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Labor Notes panel educates and agitates to fight against political repression

By staff

Speakers call for stepped up efforts to support Carlos Montes

Carl Rosen of the United Electrical (UE) union

Chicago, IL – On May 6 over 100 people attended a panel at the Labor Notes conference called Solidarity Forever: The Labor Movement, Political Repression and the Fight for Civil Liberties. The panel focused on the repression against Carlos Montes and the Anti-War 23 and explained why it’s important for the labor movement to take a stand against political repression.

The panel was facilitated by Richard Berg, a long-time rank and file Teamster and labor movement leader in Chicago.

Carl Rosen of the United Electrical (UE) union spoke about his union’s history of being attacked viciously during the political repression in the 1940s and 50s, and their commitment to standing up for civil liberties because of that history. UE is one of only two of eleven left-led unions that survived the McCarthy era, when the union’s leaders faced subpoenas to “Un-American Activities” – hearings, jailings, firings, blacklisting, union decertification and all manner of repression. Because of this history, Rosen said that the UE now passes a resolution at all of their national meetings, rededicating themselves to the struggle to defend civil liberties.

Hatem Abudayyeh spoke about the FBI raid on his home on Sept. 24, 2010 and the subpoenaing of 23 people to a grand jury witch hunt due to their international solidarity work, particularly support for Palestinian self-determination. None of the Anti-War 23 have cooperated with the grand jury, at risk of being jailed for contempt for their refusal to participate in the grand jury.

Long-time labor activist Paul Krehbiel from Los Angeles spoke about the repression against Carlos Montes, who is being targeted because of his decades of activism. Montes faces trial May 15 on four bogus felony charges, after his home was raided and ransacked by Los Angeles Sheriffs and the FBI last May. Krehbiel has attended most of Montes’ pre-trial hearings and protests, so he detailed many of the outrages so far. Krehbiel also spoke of Montes’ long history of union organizing and participation in labor struggles, in addition to his more well-known activism in the Chicano movement and anti-war movement.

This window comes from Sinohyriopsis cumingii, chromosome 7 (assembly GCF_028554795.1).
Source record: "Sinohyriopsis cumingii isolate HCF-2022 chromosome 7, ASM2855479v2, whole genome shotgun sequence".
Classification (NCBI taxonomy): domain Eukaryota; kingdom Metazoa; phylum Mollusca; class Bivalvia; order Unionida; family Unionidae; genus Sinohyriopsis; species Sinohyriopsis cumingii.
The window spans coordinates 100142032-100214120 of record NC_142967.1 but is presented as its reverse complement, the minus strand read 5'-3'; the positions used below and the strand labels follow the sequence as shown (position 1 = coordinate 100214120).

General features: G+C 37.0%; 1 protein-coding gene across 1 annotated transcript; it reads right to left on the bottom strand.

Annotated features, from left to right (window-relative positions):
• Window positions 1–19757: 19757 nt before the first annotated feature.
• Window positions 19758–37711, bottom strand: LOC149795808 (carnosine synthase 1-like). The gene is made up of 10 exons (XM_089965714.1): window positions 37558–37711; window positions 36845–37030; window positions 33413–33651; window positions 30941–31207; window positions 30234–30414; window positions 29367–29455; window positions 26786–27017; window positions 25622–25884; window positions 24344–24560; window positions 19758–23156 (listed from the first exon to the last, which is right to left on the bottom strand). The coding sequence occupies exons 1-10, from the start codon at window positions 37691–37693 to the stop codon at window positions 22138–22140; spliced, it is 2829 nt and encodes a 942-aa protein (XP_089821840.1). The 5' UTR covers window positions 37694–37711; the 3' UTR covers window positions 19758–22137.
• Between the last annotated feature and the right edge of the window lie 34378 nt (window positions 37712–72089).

Cherrene Horazuk of AFSCME 3800 spoke about why labor activists must defend their right to travel to other countries to be able to hear firsthand about the impacts of U.S. foreign policy and corporate-sponsored repression against trade unionists and others. She also talked about the historic role labor has played in defending and winning struggles for freedom of speech and association and how labor must take a stand when these rights are under attack.

Tom Burke of the Committee to Stop FBI Repression (CSFR) ended the panel by emphasizing the urgency to support Carlos Montes as his trial approaches on May 15. CSFR is asking people to call Los Angeles District Attorney Steve Cooley at 213-974-3512 with the message, “Drop the charges against Carlos Montes,” and also to sign the online petition that sends your message to Cooley and several others.

Labor Notes is a biennial conference for rank-and-file union activists to form analysis and make plans for building stronger working class fight backs and to fight to transform unions that are corrupt or don’t organize workers to fight back. This year’s Labor Notes conference took place May 4-6 in Chicago and was attended by over 1500 people, with dozens of workshops and panels.

Paul Krehbiel speaks on political repression vs Carlos Montes

Hatem Abudayyeh speaks

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